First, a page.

So it's an interesting story about morganite, the discovery and how it got named. At the time Kunz was the head gemologist at Tiffany and Company, and his friend and probably a big purchaser was JP Morgan. Kunz had promised JP Morgan that he would name a gem after him. So along comes pink spodumene, and, looking for a name, Kunz decided, "JP Morgan? Oh no, I think kunzite would be a proper name for it." So he kind of left JP Morgan out, so the next gem that come along, JP Morgan got his name used for morganite.
One other gem in the beryl family that we don't have is bixbite, which is the red beryl. It's very expensive, very rare, so I don't currently have it. I had a chance back in the early '80s, 1981. I did the show in Tucson and across from me was the owner of the bixbite mine, which is in the Wah Wah Mountains in Utah, and he at that time offered to let me mine for him because he was in his 70s and he needed to mine to keep his license with the government. But of course I had a family and couldn't do it, but I do wish I'd had the time to mine that. But the mining is in very hard rock, they use explosives, but it is a beautiful gem.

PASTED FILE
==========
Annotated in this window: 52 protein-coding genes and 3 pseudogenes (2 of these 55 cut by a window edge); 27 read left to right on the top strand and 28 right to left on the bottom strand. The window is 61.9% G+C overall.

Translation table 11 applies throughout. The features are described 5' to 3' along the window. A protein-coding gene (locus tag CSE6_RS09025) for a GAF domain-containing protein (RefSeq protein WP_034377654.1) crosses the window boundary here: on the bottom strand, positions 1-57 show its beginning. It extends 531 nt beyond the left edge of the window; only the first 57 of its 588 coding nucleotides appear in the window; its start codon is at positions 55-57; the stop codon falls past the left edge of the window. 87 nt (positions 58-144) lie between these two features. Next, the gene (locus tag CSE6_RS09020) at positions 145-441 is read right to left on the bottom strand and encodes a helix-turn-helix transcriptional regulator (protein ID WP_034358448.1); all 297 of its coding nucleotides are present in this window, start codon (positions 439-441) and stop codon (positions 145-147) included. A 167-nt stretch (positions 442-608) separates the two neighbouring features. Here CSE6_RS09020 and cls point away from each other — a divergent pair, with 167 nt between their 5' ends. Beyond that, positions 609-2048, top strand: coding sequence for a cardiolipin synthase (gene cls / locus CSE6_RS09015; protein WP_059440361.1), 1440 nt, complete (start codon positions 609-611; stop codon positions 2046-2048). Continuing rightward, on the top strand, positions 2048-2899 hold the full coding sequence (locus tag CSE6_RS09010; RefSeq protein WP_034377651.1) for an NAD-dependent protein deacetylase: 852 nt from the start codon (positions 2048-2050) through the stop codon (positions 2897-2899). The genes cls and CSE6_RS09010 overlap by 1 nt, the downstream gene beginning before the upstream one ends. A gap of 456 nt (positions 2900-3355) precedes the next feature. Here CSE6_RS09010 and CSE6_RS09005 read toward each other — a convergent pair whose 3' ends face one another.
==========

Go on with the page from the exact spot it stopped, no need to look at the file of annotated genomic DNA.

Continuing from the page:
So one final gem in the beryl family that's barely worth mentioning is colorless or goshenite, and I say "barely worth mentioning" because due to the low refractive index of beryl, it doesn't produce a really bright gem. Goshenite rarely comes as a beautiful, brilliant, colorless gem like you would see in zircon or diamond.
I'd like to thank you for watching. If you have any questions about beryls or any other gems, leave them in the comment section below. You can visit us at Moriarty's Gem Art, we're on the square in Crown Point, Indiana, or online at moregems.com.
Jeff Moriarty has been in the jewelry industry for almost 20 years. His family now only owns a retail jewelry store in Crown Point, Indiana, but he also travels the world with his father in search of rare gemstones.